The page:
Rolling back the fear
The death of Kim Jong-il does not in itself bring the reunification of Korea closer. It is a still a dim and distant prospect as the Kim 'royal' family and North Korea's military bosses shore up the system using the young Kim Jong-un as a symbol of continuity and inheritor of the magical powers attributed to the dynasty.
Nor can one expect any easing of tyranny. After all, it is the system that is the source of tyranny, so change can come only when it is challenged, whether from within or without. An eventual challenge from within looks the more likely, given the difficulty of popular uprisings against regimes as ruthless as this.
And change can happen, if only because enough of the beneficiaries of the system, particularly the younger ones, recognise that, for their own survival, they need to be prepared to surrender some power, preferably in return for sustainable wealth.
That is a process which seems to be happening in Myanmar as military leaders morph into civilians, and crony capitalism and rigged elections offer a modest improvement on the previous situation.
Any change for North Korea's elite is far more difficult than for the Myanmese military. Its paranoia is such that it has come to half-believe its own propaganda about threats from the United States or Japan, which becomes justification for a nuclear programme that in turn becomes a symbol of the regime's almost mystical claim to be the defender of the Korean race. The Pyongyang propaganda machine almost invariably blames Korean problems on foreign interference, seldom even on the South Koreans.
Then there is the fear of either being swallowed up economically by a rich and confident South Korea or becoming an economic satellite of China - a quite reasonable fear, given the extent of the regime's failures and one that explains why it has been deaf to Chinese advice to follow the Chinese model and open up.
But a reformist group within the existing power structure might just be able to use the regime's extreme nationalism in a different and more positive way.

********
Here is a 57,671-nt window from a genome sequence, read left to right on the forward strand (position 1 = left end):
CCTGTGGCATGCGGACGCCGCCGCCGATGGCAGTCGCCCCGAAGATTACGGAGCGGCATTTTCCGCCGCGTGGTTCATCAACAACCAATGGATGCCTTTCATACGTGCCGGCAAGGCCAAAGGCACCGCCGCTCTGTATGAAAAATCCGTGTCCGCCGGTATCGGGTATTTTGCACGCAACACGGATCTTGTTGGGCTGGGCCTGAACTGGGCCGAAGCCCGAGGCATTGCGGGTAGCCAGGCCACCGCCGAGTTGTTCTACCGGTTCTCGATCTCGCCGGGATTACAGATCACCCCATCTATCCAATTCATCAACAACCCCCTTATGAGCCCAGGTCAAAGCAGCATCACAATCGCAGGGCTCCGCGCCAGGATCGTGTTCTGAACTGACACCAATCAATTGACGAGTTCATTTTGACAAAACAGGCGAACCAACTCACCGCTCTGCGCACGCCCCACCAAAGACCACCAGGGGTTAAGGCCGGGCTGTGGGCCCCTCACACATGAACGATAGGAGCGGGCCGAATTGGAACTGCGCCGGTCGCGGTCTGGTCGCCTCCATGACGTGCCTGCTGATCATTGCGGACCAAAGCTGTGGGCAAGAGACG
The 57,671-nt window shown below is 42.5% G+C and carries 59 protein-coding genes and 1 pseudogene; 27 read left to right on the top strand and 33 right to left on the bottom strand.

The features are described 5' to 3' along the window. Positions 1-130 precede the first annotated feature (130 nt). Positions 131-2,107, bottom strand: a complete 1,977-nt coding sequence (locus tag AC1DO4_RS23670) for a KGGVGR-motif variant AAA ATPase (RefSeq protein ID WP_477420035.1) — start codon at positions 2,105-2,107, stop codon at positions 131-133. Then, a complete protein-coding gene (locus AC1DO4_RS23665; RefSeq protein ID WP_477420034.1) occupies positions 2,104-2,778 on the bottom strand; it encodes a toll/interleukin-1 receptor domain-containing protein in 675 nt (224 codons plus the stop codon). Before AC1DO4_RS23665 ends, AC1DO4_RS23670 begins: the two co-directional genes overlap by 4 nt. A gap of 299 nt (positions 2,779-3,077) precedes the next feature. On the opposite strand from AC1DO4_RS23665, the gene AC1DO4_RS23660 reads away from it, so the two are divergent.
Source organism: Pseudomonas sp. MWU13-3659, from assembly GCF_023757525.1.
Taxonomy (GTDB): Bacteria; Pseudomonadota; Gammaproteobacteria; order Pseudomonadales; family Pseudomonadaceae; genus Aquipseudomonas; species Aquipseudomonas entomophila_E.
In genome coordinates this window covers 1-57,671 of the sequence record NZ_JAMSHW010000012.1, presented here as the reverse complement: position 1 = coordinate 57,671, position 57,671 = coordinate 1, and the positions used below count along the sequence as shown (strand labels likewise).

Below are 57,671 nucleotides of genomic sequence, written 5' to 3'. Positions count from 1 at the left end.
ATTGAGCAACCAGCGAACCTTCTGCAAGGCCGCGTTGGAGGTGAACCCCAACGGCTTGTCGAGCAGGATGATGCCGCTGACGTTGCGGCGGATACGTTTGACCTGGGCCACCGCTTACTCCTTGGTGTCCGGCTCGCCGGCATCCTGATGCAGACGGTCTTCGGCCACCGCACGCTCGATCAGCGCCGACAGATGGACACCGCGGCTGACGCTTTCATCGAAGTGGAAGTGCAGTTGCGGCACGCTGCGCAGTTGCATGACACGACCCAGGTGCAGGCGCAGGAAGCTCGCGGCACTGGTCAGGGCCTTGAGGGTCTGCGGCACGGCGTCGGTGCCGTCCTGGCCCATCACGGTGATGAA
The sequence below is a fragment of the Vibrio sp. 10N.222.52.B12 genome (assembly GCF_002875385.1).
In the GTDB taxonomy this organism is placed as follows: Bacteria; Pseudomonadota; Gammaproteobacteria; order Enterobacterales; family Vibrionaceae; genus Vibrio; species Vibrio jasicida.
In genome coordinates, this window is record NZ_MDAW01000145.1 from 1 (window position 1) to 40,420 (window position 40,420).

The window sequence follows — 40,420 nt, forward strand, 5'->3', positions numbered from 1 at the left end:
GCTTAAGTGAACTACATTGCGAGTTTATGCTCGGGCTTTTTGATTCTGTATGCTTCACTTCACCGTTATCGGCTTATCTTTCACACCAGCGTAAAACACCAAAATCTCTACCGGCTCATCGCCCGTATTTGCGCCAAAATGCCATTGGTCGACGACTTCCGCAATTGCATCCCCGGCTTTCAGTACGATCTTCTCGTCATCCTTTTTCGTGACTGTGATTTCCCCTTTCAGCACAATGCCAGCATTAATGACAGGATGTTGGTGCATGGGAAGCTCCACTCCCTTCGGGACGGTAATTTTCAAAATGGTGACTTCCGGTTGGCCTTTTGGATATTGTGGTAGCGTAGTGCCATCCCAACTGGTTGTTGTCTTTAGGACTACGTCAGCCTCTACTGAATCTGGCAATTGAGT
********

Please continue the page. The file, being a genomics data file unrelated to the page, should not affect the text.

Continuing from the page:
Given the suffering it has inflicted on its own people for 60 years, and particularly since Soviet aid was withdrawn in the 1980s, knowing - as the leaders and an increasing percentage of the population know - the success of China, let alone South Korea, a move towards some form of reunification may be the only way it can both redeem its place in Korean history and, even more important for the elite, ensure their own survival and future comfort.
Is there anyone at or near the top who can recognise that the North is at a dead end, as surely as then prime minister F.W. de Klerk recognised that apartheid in South Africa was a dead end, abandoning the ideology and trading power for peace and the hope of prosperity?
It is often said that the South does not actually want reunification because the economic cost would be crippling, creating huge demands for capital while wages in the South were driven down by labour from the North.
It would, say the doomsayers, be several times the cost of reunification for Germany, where the east had a relatively small population and much narrower income gap than exists in the Koreas.
But unification accompanied by temporary controls on labour movement and no attempt at immediate wage equality would present a huge investment opportunity for a South with capital, skills and markets but an ageing population.
The North was once a semi-industrialised country with skills and an infrastructure to match. Rebuilding could be done quickly and the North could become the location for many Korean-owned factories now found in China and Southeast Asia. The North's people may have been brainwashed but they are literate, mostly already urban and younger than in the South.
The many sins of the Kims, of the Workers' Party and of the military, could be quickly forgotten if they were seen to be the ones to take the risk for reunification. History for all Koreans would place all the blame for the past 60 years on foreigners - Americans, Russians, Japanese and Chinese.
For sure, China and Japan would be nervous about the prospect of a united and ever-prickly Korea. But a genuinely non-aligned, united Korea, even one with nuclear weapons, would probably be acceptable to all the bigger players in the region, including a US whose strategic priorities in the western Pacific are decreasingly focused on the Korean Peninsula.
Indeed, an advanced and united Korea that was also a major trading nation could be an important influence in keeping a peaceful balance of power in northeast Asia, committed to freedom of the seas and the merits of trade.
Philip Bowring is a Hong Kong-based journalist and commentator